COLUMBIA — The COMO Safe Water Coalition is calling for more protection and transparency of the city’s infrastructure. The coalition claims it took the city over six hours to notify southwest Columbia residents of a main break and boil advisory in the area.Thank you for reading this post, don't forget to subscribe!
A boil advisory was issued for southwestern subdivisions early Tuesday morning after a main break occurred at the roundabout located on Vawter School Road and Scott Boulevard Monday night.
Residents emailed KOMU 8 between midnight and 1 a.m. Tuesday to share news about the break and express their frustration with the city.
“After numerous attempts to use the 24-hour reporting service, I finally got someone to answer,” one resident said. “The only explanation I received was that it was an ‘area wide issue’ and they were not sure what was causing it. The outage map showed zero incidents.”
Another resident said, “the outage map shows nothing, but there are 30 to 60 streets reporting [no water] right now.”
Neighborhoods affected include Thornbrook, Wyndham, Creek’s Edge, Bradbury Estates and parts of Copperstone.
Brandon Renaud, the Columbia Utility Services manager, said this specific main break and other recent ones are a result of changes in the soil.
“Recently it’s been very hot and very dry, causing the soil to shrink and possibly pull away from those water pipes,” he said. “When we see a lot of rain that like we saw this last weekend, the soil shifts and it changes, causing the lining of the pipes to shift just so slightly and that can cause the pipes to actually break, causing a water main break.”
Despite the city fixing the break Tuesday morning, some residents in the area aren’t just upset about the boil advisory, but the city’s delayed response to the situation.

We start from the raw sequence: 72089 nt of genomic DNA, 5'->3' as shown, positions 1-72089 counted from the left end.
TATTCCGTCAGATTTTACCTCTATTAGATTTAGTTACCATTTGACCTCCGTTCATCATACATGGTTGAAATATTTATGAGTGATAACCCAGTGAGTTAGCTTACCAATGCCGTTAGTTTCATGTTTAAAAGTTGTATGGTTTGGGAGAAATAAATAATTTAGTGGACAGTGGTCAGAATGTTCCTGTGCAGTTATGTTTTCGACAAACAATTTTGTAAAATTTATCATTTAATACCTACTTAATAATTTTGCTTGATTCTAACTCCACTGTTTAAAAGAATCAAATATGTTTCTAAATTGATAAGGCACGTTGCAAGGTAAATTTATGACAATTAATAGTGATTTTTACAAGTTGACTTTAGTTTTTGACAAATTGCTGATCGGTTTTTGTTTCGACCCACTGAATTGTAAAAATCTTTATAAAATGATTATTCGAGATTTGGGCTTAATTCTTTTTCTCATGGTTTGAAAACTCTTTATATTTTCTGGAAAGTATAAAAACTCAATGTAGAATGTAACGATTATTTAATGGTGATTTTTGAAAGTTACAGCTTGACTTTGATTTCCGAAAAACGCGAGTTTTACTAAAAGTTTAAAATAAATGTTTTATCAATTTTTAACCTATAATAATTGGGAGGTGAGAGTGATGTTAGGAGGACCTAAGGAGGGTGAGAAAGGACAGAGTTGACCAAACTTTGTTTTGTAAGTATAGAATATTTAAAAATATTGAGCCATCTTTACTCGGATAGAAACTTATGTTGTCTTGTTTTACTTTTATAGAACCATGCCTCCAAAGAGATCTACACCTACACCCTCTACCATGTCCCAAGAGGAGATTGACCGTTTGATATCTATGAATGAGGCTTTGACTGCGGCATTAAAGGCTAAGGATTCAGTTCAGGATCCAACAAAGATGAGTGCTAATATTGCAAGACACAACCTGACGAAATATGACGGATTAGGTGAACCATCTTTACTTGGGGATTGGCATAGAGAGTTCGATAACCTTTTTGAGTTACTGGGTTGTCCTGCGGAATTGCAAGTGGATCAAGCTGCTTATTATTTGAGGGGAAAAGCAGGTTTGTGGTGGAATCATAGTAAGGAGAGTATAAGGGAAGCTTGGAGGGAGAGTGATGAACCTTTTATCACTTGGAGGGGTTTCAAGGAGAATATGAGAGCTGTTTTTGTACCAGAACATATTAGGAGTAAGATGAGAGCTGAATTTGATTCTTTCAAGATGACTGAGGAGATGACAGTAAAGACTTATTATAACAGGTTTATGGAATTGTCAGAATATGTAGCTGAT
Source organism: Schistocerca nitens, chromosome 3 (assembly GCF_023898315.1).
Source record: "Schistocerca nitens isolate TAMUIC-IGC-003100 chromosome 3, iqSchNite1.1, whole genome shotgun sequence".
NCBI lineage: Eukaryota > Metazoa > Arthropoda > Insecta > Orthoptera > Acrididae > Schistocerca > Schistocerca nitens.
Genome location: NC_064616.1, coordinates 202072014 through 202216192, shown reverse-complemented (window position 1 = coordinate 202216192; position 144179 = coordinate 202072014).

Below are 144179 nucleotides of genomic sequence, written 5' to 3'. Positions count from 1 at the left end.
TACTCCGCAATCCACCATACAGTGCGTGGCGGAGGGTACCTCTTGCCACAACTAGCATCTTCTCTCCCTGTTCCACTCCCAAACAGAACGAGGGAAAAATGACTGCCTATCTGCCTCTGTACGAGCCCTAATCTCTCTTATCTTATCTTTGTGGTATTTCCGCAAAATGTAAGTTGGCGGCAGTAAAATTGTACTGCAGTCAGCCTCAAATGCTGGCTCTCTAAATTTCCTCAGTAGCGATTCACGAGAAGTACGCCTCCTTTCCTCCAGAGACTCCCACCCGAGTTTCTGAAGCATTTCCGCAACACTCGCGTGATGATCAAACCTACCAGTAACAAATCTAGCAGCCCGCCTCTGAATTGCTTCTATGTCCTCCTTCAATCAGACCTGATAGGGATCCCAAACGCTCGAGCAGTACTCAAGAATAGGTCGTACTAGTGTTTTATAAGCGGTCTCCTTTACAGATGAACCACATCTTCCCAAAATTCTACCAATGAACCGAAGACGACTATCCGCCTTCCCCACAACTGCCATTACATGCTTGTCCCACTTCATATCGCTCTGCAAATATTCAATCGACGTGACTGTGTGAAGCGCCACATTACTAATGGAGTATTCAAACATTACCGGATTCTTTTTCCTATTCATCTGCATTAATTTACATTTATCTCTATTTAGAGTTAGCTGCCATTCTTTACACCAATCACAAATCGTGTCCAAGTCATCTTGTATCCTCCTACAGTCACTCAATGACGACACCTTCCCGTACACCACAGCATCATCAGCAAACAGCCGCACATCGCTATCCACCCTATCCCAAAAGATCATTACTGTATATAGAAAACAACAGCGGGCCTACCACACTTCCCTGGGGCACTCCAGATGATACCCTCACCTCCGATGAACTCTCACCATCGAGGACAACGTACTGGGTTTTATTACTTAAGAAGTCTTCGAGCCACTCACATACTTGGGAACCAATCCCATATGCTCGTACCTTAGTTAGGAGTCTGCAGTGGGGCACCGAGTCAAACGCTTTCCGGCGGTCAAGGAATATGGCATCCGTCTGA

According to Julie Ryan, a Thornbrook resident and co-founder of the COMO Safe Water Coalition, even though the break was reported around midnight Tuesday, the city did not send out an alert until early Tuesday morning.
“The text message I got from the alert system was about 6:40 a.m. this morning,” Ryan said. “The problem is that there should have been notification that went out alongside that, when the outage occurred, to make sure people understood that there was a boil advisory in place because of that outage.”
Ryan said the importance of notifying people is not to prepare for the loss of water but also for possible infections.
“Any time that we lose pressure that we have something like this, there is the potential that contamination can occur,” Ryan said. “There are medically fragile individuals in the community, some people that I would be most concerned about.”
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Renaud said the city is working on preventing future breaks.
“We have water infrastructure projects that we’re always working on,” Renaud said. “We always keep track of the age of our pipes.”
Ryan said she has been dealing with boil advisories in her neighborhood since 2016. She claims the city is “neglecting the real solution to the issue,” which she believes is building a new water tower for the southwest area and creating a comprehensive irrigation plan.
“Not just here in the southwest part of town, but all over Columbia,” Ryan said. “… We don’t do a good job as a city of making sure that there’s great irrigation plans in place.”
Ryan said voters approved the construction of a water tower in 2018.
Regarding the delay of notification, Renaud said the city’s first priority is fixing the problem.
“Restoring that water supply and ensuring we do so in a safe and healthy manner is our number one priority,” he said.
Renaud said he understands residents’ frustrations and said it’s not any easier for the city either.
“We try to keep open lines of communication with those customers,” Renaud said. “We try to make ourselves readily available.”
The city said anyone living in the affected areas should:
- Boil water for three minutes prior to using it for cooking or drinking.
- Do not consume ice from an automatic ice maker. Remake ice with water that has been boiled for three minutes.
- Disinfect affected dishes and food contact surfaces by immersing for one minute in clean tap water that contains one teaspoon of unscented bleach per gallon of water.
The city said the water pressure for the affected area has returned to normal levels, but the boil water advisory will not expire until 2 p.m. June 21.